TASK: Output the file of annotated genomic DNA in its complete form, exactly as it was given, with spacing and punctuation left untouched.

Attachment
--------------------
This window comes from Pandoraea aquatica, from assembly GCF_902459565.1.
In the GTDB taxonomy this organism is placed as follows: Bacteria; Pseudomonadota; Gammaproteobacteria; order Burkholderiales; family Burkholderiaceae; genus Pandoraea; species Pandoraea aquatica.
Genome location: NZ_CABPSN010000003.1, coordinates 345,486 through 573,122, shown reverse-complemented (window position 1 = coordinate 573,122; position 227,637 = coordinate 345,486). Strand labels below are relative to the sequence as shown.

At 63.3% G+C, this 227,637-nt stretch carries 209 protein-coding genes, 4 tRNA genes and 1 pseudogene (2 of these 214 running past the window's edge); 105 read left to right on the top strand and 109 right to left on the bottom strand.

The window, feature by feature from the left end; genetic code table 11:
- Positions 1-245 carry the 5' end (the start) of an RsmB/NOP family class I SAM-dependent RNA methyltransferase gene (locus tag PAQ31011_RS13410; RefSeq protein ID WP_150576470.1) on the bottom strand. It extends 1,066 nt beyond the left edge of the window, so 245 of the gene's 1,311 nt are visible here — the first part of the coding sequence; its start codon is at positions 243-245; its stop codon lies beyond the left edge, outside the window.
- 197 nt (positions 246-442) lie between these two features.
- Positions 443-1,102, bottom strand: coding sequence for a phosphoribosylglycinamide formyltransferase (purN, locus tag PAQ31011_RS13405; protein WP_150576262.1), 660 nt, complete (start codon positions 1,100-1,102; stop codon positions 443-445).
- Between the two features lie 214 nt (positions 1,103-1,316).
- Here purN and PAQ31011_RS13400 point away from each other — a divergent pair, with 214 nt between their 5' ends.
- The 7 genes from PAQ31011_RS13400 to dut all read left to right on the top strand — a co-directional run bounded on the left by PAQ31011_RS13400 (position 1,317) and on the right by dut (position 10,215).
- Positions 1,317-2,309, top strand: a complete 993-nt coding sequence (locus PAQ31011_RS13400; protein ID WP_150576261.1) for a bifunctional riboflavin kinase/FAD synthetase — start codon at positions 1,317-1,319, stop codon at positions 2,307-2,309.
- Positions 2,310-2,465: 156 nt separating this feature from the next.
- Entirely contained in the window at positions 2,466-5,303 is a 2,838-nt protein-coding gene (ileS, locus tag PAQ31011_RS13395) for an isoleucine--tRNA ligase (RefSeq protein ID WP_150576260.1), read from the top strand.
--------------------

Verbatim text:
This window comes from Pandoraea aquatica, from assembly GCF_902459565.1.
In the GTDB taxonomy this organism is placed as follows: Bacteria; Pseudomonadota; Gammaproteobacteria; order Burkholderiales; family Burkholderiaceae; genus Pandoraea; species Pandoraea aquatica.
Genome location: NZ_CABPSN010000003.1, coordinates 345,486 through 573,122, shown reverse-complemented (window position 1 = coordinate 573,122; position 227,637 = coordinate 345,486). Strand labels below are relative to the sequence as shown.

At 63.3% G+C, this 227,637-nt stretch carries 209 protein-coding genes, 4 tRNA genes and 1 pseudogene (2 of these 214 running past the window's edge); 105 read left to right on the top strand and 109 right to left on the bottom strand.

The window, feature by feature from the left end; genetic code table 11:
- Positions 1-245 carry the 5' end (the start) of an RsmB/NOP family class I SAM-dependent RNA methyltransferase gene (locus tag PAQ31011_RS13410; RefSeq protein ID WP_150576470.1) on the bottom strand. It extends 1,066 nt beyond the left edge of the window, so 245 of the gene's 1,311 nt are visible here — the first part of the coding sequence; its start codon is at positions 243-245; its stop codon lies beyond the left edge, outside the window.
- 197 nt (positions 246-442) lie between these two features.
- Positions 443-1,102, bottom strand: coding sequence for a phosphoribosylglycinamide formyltransferase (purN, locus tag PAQ31011_RS13405; protein WP_150576262.1), 660 nt, complete (start codon positions 1,100-1,102; stop codon positions 443-445).
- Between the two features lie 214 nt (positions 1,103-1,316).
- Here purN and PAQ31011_RS13400 point away from each other — a divergent pair, with 214 nt between their 5' ends.
- The 7 genes from PAQ31011_RS13400 to dut all read left to right on the top strand — a co-directional run bounded on the left by PAQ31011_RS13400 (position 1,317) and on the right by dut (position 10,215).
- Positions 1,317-2,309, top strand: a complete 993-nt coding sequence (locus PAQ31011_RS13400; protein ID WP_150576261.1) for a bifunctional riboflavin kinase/FAD synthetase — start codon at positions 1,317-1,319, stop codon at positions 2,307-2,309.
- Positions 2,310-2,465: 156 nt separating this feature from the next.
- Entirely contained in the window at positions 2,466-5,303 is a 2,838-nt protein-coding gene (ileS, locus tag PAQ31011_RS13395) for an isoleucine--tRNA ligase (RefSeq protein ID WP_150576260.1), read from the top strand.